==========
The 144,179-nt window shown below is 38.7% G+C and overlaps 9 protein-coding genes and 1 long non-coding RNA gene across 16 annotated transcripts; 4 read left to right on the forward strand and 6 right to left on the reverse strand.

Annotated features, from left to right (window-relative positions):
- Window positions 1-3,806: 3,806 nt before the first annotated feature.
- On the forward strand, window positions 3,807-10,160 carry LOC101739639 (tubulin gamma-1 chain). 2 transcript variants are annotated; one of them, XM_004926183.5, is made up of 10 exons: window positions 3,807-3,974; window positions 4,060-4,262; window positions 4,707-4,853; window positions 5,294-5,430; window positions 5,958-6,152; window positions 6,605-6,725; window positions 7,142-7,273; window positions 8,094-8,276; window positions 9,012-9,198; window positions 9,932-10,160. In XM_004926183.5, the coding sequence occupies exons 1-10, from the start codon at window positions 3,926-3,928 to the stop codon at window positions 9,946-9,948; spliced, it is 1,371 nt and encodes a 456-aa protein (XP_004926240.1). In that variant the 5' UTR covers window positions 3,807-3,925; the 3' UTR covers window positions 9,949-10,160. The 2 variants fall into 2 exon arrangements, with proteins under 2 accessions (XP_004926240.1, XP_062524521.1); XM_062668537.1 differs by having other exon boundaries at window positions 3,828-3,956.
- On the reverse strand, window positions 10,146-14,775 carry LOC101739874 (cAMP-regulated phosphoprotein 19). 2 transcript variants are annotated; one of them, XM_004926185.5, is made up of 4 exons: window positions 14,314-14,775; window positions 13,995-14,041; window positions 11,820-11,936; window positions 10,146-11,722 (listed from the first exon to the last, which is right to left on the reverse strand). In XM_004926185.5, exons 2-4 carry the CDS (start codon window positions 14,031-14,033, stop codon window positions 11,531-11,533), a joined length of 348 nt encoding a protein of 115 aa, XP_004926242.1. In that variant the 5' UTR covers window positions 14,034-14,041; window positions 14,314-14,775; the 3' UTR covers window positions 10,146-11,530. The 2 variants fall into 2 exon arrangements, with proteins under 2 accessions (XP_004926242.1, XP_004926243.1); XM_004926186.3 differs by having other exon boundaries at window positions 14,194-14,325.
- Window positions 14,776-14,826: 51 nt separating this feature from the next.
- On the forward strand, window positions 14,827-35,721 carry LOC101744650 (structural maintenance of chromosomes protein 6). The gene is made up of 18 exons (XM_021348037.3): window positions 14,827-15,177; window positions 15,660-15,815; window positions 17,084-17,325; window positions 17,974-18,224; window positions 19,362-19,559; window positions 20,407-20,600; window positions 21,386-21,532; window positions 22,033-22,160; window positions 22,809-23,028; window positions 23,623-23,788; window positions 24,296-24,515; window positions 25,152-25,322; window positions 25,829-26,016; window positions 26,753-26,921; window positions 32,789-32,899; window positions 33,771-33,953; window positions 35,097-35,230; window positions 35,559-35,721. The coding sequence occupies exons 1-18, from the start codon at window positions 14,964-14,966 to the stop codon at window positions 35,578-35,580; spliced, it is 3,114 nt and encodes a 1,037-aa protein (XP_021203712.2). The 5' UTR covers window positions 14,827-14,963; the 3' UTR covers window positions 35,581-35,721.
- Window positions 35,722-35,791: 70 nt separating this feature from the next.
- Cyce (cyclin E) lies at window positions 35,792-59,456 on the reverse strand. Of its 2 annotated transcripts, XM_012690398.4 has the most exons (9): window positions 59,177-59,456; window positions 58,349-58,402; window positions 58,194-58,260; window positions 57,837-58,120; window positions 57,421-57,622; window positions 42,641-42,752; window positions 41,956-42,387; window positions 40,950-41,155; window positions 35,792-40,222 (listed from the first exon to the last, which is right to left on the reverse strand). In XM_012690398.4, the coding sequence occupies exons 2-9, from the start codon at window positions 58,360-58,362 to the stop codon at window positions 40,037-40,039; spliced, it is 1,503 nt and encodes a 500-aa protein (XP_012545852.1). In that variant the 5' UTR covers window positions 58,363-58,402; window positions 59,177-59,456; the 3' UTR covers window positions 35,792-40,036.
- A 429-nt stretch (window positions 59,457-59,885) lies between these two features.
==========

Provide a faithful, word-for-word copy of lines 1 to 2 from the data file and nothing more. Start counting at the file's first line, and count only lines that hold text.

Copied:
The 144,179-nt window shown below is 38.7% G+C and overlaps 9 protein-coding genes and 1 long non-coding RNA gene across 16 annotated transcripts; 4 read left to right on the forward strand and 6 right to left on the reverse strand.

Annotated features, from left to right (window-relative positions):